New Scalable Protocol Can Handle Hundreds of Gigabits Per Second
FREMONT, Calif. -- December 18, 2006 -- The Optical Internetworking Forum (OIF) has finalized the highly anticipated Scalable System Packet Interface (SPI-S) implementation agreement, making the high speed interface available for immediate deployment. SPI-S is a robust, channelized, streaming-packet interface that scales from 6 Gb/s to hundreds of Gb/s for chip-to-chip and backplane applications. A successor to the widely deployed OIF SPI 4.2 interface, SPI-S leverages the OIF’s Common Electrical Interface (CEI) to take advantage of high rate serial physical interconnects.
“The OIF’s existing System Packet Interface SPI 4.2 is the most widely deployed chip-to-chip streaming interconnect for high speed data paths,” said Dave Stauffer, of IBM and chair for the OIF’s Physical and Link Layer Working Group. “Given the highly scalable nature of the new SPI-S, it should have legs to stand for a decade or more as the industry’s next definitive streaming-packet interface. The speed and number of bit lanes employed by SPI-S can be directly scaled to very high rates.”
SPI-S is specified to run over CEI, which is defined at 6 and 11 Gb/s for both short reach and long reach applications. SPI-S can also be used with other physical interconnects including OIF’s SxI-5. The OIF also recently announced the initiation of a CEI-25 project to extend the CEI serial interface into the 25 Gb/s range. The scalable nature of SPI-S will allow it to take advantage of CEI-25 when the next generation interconnect is fully defined.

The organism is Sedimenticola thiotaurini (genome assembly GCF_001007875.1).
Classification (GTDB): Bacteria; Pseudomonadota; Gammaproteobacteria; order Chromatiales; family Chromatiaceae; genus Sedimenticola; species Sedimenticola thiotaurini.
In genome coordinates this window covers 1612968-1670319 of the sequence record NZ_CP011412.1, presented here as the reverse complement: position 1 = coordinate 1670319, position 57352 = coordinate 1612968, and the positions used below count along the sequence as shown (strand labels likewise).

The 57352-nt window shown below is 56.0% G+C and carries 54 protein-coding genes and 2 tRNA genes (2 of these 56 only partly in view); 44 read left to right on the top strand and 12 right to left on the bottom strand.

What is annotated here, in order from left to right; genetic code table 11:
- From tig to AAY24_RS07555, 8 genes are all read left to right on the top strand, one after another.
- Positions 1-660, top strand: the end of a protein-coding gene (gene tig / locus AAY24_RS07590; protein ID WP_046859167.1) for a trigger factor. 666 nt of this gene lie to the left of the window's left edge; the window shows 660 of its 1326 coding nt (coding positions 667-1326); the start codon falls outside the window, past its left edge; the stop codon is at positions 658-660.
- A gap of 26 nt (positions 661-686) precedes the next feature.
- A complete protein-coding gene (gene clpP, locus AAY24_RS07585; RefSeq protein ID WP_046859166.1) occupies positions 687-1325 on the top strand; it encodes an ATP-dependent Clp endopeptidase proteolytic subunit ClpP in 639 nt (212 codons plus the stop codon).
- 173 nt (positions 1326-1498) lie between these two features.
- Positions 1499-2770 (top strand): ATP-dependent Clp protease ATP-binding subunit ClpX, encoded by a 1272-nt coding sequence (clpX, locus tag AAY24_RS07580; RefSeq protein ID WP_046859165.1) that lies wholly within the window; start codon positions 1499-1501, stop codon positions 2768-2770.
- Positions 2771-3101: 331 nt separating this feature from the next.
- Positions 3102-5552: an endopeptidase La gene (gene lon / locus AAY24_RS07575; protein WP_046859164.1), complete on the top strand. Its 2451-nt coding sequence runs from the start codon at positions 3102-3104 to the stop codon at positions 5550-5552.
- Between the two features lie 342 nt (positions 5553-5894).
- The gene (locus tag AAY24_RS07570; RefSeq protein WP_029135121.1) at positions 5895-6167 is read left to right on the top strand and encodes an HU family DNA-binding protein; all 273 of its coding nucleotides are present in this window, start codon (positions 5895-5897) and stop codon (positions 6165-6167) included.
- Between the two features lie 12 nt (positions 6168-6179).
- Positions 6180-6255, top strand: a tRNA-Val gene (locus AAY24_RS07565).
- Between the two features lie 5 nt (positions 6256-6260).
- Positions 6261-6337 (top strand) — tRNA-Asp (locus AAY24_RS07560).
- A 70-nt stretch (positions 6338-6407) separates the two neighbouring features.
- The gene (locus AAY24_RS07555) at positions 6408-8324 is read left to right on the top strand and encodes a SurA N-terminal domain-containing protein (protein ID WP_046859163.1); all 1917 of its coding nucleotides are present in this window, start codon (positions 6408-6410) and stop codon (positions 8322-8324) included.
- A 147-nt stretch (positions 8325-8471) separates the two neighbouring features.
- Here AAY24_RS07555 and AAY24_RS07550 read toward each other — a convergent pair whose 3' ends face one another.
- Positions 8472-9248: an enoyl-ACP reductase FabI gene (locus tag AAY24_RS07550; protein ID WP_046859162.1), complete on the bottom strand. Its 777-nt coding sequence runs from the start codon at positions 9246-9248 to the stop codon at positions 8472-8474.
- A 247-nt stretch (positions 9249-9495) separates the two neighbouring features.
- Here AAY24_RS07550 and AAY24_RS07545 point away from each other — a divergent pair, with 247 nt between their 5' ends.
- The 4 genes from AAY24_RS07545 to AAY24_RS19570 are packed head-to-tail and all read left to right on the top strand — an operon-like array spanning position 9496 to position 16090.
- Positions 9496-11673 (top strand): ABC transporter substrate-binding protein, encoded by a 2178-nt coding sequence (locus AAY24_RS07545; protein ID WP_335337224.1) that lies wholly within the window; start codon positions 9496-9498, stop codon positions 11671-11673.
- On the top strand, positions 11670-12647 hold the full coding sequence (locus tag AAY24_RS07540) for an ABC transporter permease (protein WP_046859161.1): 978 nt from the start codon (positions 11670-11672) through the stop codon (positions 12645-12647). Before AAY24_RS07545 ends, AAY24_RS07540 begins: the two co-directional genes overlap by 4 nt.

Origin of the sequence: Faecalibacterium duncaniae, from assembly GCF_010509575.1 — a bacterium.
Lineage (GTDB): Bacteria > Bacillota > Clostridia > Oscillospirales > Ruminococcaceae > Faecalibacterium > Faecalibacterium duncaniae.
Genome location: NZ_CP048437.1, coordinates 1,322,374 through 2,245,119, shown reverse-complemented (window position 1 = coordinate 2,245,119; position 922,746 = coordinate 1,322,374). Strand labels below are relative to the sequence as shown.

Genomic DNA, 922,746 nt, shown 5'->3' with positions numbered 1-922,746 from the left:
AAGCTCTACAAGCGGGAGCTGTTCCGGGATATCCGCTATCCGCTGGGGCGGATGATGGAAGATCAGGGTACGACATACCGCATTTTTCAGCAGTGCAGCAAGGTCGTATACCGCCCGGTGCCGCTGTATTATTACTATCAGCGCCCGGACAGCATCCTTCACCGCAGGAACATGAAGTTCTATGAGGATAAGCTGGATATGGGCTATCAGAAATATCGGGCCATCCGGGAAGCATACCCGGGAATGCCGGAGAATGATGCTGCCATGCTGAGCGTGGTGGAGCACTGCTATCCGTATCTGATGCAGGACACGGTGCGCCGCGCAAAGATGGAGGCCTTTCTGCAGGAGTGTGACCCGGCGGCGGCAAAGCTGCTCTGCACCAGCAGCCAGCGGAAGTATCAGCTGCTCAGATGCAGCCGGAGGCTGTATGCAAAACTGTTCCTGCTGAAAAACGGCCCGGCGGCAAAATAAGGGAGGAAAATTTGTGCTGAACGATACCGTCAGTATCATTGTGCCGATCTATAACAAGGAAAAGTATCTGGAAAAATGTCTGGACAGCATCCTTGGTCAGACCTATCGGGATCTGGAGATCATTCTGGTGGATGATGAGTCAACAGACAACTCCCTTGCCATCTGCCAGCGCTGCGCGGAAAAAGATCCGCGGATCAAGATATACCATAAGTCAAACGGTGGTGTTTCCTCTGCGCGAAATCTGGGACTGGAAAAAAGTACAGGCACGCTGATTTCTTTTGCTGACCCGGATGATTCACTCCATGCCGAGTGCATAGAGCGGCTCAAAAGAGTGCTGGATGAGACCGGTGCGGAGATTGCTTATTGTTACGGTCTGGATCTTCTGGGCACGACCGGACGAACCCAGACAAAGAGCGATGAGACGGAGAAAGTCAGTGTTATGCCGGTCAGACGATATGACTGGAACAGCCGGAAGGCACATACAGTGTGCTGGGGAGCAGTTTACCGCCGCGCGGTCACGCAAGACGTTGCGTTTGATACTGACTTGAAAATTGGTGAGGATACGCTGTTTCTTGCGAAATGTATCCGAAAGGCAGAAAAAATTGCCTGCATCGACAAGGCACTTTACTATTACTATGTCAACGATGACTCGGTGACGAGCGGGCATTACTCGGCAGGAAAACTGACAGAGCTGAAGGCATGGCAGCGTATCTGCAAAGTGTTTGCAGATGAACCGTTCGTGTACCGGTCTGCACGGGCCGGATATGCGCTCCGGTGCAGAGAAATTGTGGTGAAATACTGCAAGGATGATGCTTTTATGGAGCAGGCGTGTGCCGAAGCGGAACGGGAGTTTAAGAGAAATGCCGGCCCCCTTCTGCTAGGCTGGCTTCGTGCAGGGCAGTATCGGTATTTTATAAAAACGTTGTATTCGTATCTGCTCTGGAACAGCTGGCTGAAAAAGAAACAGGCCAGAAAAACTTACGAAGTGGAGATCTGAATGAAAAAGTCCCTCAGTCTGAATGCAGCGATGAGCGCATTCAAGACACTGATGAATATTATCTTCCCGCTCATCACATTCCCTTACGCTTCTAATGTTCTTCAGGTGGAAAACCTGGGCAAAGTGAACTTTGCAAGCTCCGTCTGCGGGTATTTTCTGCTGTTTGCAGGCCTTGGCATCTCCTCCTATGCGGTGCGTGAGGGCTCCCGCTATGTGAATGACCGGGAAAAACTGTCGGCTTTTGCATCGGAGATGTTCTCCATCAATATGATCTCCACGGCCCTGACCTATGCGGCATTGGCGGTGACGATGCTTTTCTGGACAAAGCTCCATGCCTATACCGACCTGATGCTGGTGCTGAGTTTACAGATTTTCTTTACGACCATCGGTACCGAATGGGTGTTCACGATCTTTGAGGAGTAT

SPI-S uses either industry-standard 64B66B framing or optionally, the enhanced OIF CEI Protocol (CEI-P) framing that provides Forward Error Correction (FEC) support, yet retains a 64/66 clock ratio. FEC is likely to be useful when 11 Gb/s PHYs are used in backplane applications and when future, higher speed PHYs are employed.
SPI-S also retains the high-availability focus of the SPI family of interfaces. Like those other protocols, SPI-S is defined to be self-recovering from a catastrophic event on its interface such as a protective switchover of a card.
The SPI-S implementation agreement is available to the public at www.oiforum.com/public/documents/OIF-SPI-S-01.0.pdf
About the OIF
Launched in April of 1998, the OIF is the only industry group uniting representatives from data and optical networking disciplines, including many of the world's leading carriers, component manufacturers and system vendors. The OIF promotes the development and deployment of interoperable networking solutions and services through the creation of Implementation Agreements (IAs) for optical, interconnect, network processing and component technologies, and optical networking systems. The OIF actively supports and extends the work of national and international standards bodies with the goal of promoting worldwide compatibility of optical internetworking products. Working relationships or formal liaisons have been established with the IEEE 802.3, IETF, ITU-T Study Group 13, ITU-T Study Group 15, IPv6 Forum, MFA Forum, MEF, MVA, ATIS OPTXS, ATIS TMOC, Rapid I/O, TMF, UXPi and the XFP MSA Group. More information on the OIF can be found at www.oiforum.com http://www.oiforum.com.